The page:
Intel is also starting to roll out new ultra-low power Clover Trail Atom processors for use in tablets and smart phones. These appear to be on a par with ARM processors but are still being made on the older 32 nm process. The really good news for Wintel comes next year, when the next generation of Core processors comes out, code-named Haswell. Haswell will feature a new processor core architecture and be scalable from mobile device SOC’s to server processors. Haswell will also be built using the 22 nm process and thus will bring the 22 nm process to Intel’s mobile SOCs for smartphones and tablets.

At this point, Intel will be able to give ARM a run for its money, and working with Intel, Microsoft will be able to customize Haswell processors to meet its hardware needs. Imagine a true Pocket PC no larger than a smart phone that can run Windows 8 Pro and all your Windows 7 software, with video output to a high definition monitor. And it will be able to make calls, too.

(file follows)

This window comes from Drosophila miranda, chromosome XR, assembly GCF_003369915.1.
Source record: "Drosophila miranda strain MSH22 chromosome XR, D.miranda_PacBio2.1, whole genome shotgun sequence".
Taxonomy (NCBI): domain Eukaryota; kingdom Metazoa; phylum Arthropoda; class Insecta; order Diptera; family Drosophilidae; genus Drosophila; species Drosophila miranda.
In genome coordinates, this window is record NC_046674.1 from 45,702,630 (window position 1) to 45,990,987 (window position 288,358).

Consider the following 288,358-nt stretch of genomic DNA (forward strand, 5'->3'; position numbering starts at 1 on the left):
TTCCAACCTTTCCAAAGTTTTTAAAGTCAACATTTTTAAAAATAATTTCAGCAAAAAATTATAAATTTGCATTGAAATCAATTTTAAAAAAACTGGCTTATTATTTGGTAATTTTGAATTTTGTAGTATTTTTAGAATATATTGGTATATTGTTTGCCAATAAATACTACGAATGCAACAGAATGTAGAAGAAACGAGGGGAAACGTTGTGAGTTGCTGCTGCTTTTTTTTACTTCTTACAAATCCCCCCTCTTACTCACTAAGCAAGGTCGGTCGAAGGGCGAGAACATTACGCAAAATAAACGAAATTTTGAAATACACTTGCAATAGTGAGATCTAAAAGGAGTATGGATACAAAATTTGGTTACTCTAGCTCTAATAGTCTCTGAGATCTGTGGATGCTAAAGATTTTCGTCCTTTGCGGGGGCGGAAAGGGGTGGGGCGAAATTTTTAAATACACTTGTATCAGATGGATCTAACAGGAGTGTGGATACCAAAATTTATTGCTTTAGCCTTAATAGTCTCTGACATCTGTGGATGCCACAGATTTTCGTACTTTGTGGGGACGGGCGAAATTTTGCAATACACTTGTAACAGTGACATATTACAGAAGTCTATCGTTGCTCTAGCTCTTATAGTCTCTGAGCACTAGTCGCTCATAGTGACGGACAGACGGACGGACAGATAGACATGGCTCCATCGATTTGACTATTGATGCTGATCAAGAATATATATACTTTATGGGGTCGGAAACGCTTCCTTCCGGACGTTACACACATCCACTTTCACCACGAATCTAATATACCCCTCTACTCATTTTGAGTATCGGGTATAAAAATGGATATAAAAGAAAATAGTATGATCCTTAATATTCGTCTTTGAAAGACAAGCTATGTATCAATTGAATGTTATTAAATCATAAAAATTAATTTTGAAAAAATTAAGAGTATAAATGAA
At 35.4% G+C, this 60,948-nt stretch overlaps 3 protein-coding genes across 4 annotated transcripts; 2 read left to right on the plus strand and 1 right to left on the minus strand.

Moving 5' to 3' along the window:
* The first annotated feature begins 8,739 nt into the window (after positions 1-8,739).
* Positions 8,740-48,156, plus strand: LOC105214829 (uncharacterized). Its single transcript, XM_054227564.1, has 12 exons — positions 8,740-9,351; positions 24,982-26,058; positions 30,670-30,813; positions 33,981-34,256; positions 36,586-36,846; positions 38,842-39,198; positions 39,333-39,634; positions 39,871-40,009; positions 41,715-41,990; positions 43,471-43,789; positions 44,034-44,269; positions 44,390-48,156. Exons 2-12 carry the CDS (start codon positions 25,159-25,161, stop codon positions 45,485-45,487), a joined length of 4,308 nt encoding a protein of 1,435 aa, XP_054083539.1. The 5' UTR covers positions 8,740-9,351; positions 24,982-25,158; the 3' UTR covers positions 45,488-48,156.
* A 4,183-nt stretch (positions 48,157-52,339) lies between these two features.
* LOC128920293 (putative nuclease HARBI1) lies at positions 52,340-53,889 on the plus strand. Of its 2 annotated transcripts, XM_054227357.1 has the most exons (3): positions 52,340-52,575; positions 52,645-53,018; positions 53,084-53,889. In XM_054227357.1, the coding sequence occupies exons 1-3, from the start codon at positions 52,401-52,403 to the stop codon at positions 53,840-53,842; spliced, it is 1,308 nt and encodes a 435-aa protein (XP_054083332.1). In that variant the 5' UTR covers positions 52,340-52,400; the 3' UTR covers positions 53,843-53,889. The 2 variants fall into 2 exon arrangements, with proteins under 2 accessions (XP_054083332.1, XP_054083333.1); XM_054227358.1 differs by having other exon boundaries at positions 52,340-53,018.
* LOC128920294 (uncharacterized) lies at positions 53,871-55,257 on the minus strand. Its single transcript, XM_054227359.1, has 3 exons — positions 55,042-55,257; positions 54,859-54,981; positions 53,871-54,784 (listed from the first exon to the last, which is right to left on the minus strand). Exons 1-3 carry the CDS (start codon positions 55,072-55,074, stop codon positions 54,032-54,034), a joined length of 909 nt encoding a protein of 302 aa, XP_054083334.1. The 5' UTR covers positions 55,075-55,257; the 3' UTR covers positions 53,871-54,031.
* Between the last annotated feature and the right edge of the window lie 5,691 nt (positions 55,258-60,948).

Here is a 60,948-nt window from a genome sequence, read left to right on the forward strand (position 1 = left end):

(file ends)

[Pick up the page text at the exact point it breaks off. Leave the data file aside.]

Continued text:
Getting Back on Track

At the end of my last post, Microsoft’s Mobile Crisis, I left unsaid what I thought Microsoft should do about the crisis. Now, let me be specific. Microsoft needs to abandon its Windows on ARM initiatives, Windows RT and Windows Phone 8, in order to focus on building a better Wintel mobile experience. I’m convinced that Windows 8 on Intel touch screen devices will be a winner, but it still needs a lot of work. Integration of the Desktop and full screen modes especially could be better. As I pointed out in Windows 8: a Competitive Assessment, many Windows 7 users will be dismayed by their so-called upgrade to Windows 8, if they don’t have a touch-screen. Wintel can ill afford to antagonize their base of support.

Giving up on ARM is a retreat, I realize, but a vitally necessary defensive measure to protect the Wintel base of support of roughly 1.5 billion users. Once the base is secure, it will be possible carry on the fight for the “next billions” of mobile users from a position of strength. Do I expect Microsoft’s management to realize that Windows on ARM is a lost cause immediately? No, I don’t. Such realizations usually take a painfully long time, and in Microsoft’s case, will probably require regime change.

  • 1.
    A Mid-life Crisis
  • 2.
    It's the Ecosystem
  • 3. Renewing the Relationship
  • 4.
    Getting Back on Track